Depression in cancer patients: What you should know

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By Emily Weaver


Depression is a serious illness that can have a major impact on an individual's quality of life. In fact, 15-25% of people diagnosed with cancer also suffer from depression. This is more than double that of the general population. Studies show that mental health and social well-being can affect the success of treatment.


Distinguishing depression from normal sadness

Depression is more than just the normal feelings of sadness. Depression is a when an individual experiences at least one of the following symptoms for more than two weeks:

  • Feeling sad most of the time
  • Loss of pleasure and interest in activities you used to enjoy
  • Changes in eating and sleeping habits
  • Nervousness
  • Slow physical and mental responses
  • Unexplained tiredness
  • Feeling worthless
  • Feeling guilt for no reason
  • Decreased concentration ability
  • Thoughts of death or suicide

If you suffer from any of these problems for more than two weeks and the symptoms are severe enough to cause noticeable problems in day-to-day activities, speak with your doctor. He or she can help determine the cause of these issues and plan further treatment, if necessary.


Understanding depression in cancer patients

It's normal for cancer patients to experience sadness and grief for a variety of reasons, such as changes in life plans, changes in self-esteem and body image, disruption of social roles, financial challenges and end-of-life issues.


As you experience these changes and challenges, it's important to monitor the feelings that you're experiencing to ensure that they are not impacting your day-to-day life or interfering with your medical care.

How to deal with depression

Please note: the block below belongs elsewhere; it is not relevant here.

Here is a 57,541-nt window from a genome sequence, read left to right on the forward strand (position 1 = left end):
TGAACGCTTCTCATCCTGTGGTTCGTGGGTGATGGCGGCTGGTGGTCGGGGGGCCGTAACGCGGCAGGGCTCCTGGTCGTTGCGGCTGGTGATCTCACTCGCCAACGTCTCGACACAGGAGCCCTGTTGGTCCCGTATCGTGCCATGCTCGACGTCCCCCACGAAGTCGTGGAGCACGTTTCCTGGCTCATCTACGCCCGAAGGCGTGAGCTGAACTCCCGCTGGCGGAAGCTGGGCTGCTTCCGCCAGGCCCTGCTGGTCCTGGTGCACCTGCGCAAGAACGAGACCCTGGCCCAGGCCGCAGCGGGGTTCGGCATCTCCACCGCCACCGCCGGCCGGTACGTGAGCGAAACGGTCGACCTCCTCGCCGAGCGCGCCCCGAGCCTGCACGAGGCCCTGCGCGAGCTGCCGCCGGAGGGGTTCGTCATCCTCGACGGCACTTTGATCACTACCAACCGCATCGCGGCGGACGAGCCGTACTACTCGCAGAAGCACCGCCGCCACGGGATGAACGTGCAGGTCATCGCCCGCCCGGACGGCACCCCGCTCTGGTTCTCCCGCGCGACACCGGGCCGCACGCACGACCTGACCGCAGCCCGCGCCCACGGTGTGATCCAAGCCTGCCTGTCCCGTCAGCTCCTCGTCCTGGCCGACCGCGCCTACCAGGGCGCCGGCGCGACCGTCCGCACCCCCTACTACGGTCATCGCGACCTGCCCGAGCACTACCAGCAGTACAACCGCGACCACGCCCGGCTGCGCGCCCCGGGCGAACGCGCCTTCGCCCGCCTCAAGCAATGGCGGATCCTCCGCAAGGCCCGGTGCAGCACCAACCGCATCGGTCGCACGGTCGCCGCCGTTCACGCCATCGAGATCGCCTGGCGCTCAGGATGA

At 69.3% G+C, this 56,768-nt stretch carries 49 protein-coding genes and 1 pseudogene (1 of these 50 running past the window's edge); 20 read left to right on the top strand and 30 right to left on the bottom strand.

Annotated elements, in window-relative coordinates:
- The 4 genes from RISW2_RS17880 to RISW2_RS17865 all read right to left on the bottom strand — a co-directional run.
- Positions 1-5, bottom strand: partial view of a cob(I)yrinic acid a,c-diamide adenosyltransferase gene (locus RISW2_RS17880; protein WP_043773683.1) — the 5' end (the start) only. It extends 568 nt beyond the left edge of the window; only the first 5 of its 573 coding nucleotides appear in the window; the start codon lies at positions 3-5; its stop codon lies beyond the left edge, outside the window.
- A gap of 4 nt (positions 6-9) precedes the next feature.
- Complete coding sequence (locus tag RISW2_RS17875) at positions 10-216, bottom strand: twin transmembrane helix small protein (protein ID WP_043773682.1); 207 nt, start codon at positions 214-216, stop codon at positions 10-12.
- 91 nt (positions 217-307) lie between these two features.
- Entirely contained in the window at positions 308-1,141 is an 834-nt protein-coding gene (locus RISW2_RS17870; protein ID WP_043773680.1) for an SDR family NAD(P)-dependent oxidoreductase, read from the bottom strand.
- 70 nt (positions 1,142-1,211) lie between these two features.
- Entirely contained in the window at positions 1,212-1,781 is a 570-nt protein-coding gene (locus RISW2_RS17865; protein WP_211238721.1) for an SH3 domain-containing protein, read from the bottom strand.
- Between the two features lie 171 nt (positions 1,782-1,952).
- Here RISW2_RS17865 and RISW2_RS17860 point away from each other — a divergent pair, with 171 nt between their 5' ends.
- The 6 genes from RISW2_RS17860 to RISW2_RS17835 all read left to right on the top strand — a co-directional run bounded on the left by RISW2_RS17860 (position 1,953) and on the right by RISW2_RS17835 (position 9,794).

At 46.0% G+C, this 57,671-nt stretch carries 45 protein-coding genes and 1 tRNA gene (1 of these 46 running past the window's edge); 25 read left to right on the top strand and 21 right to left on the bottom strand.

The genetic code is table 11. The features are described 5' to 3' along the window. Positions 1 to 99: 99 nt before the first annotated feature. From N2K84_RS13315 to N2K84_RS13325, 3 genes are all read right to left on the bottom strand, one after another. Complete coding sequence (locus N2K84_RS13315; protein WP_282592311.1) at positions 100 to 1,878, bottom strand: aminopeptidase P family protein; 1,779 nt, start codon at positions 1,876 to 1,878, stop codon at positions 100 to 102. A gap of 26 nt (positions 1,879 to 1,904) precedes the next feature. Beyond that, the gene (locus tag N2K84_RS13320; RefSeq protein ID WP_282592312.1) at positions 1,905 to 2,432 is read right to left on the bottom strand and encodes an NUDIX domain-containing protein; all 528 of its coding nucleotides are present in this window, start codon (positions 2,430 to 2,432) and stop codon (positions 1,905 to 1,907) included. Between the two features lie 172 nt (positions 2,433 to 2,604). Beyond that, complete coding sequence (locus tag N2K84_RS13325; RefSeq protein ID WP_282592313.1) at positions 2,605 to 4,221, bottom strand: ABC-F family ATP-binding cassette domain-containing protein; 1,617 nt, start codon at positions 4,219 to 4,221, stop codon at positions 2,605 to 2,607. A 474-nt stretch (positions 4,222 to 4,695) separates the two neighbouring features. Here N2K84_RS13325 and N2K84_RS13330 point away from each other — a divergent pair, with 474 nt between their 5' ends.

Anti-depressants are a common depression treatment prescribed for many cancer patients. And while they work great for some, they may not be the appropriate treatment for all cancer patients. There are also other proven methods that you may want to discuss with your doctor first.  Here are a few:


  • Psychotherapy: Psychotherapy or counseling can occur one-on-one or in a group setting. Some common evidence based forms of treatment that are effective for depression are cognitive behavioral therapy, acceptance and commitment therapy and interpersonal therapy.
  • Exercise: Exercise can also aid in treating depression, with most studies showing that exercising at least three times a week as being ideal. The American Cancer Society recommends that you resume exercise as soon as possible after a cancer diagnosis, but this can be difficult for many cancer patients. So, talk with your health care provider about what's appropriate for you.
  • Stick to routines: Following a routine can help you maintain a feeling of accomplishment and a sense of control, both of which can be negatively affected by cancer and depression. A routine can also help push an individual to engage in activities they wouldn't necessarily be motivated to complete.

How caregivers can help 

If you are a caregiver, family member or friend to someone suffering from depression, there are many ways you can help your loved one. Encourage him or her to seek treatment for depression.


Also, provide a safe place for your loved one to talk to you about what he or she is experiencing and offer non-judgmental feedback. Show your loved one that you truly care about his or her physical and emotional well-being. 

Cancer patients: Make time to get the help and support you need

If you think you may suffer from depression, make time to get the help and support you need. After all, treating depression as soon as possible could help make your cancer journey a little less challenging.


To learn more about managing depression or about resources available to those struggling with depression, ask to speak with your social work counselor or contact the Department of Social Work at 713-792-6195.

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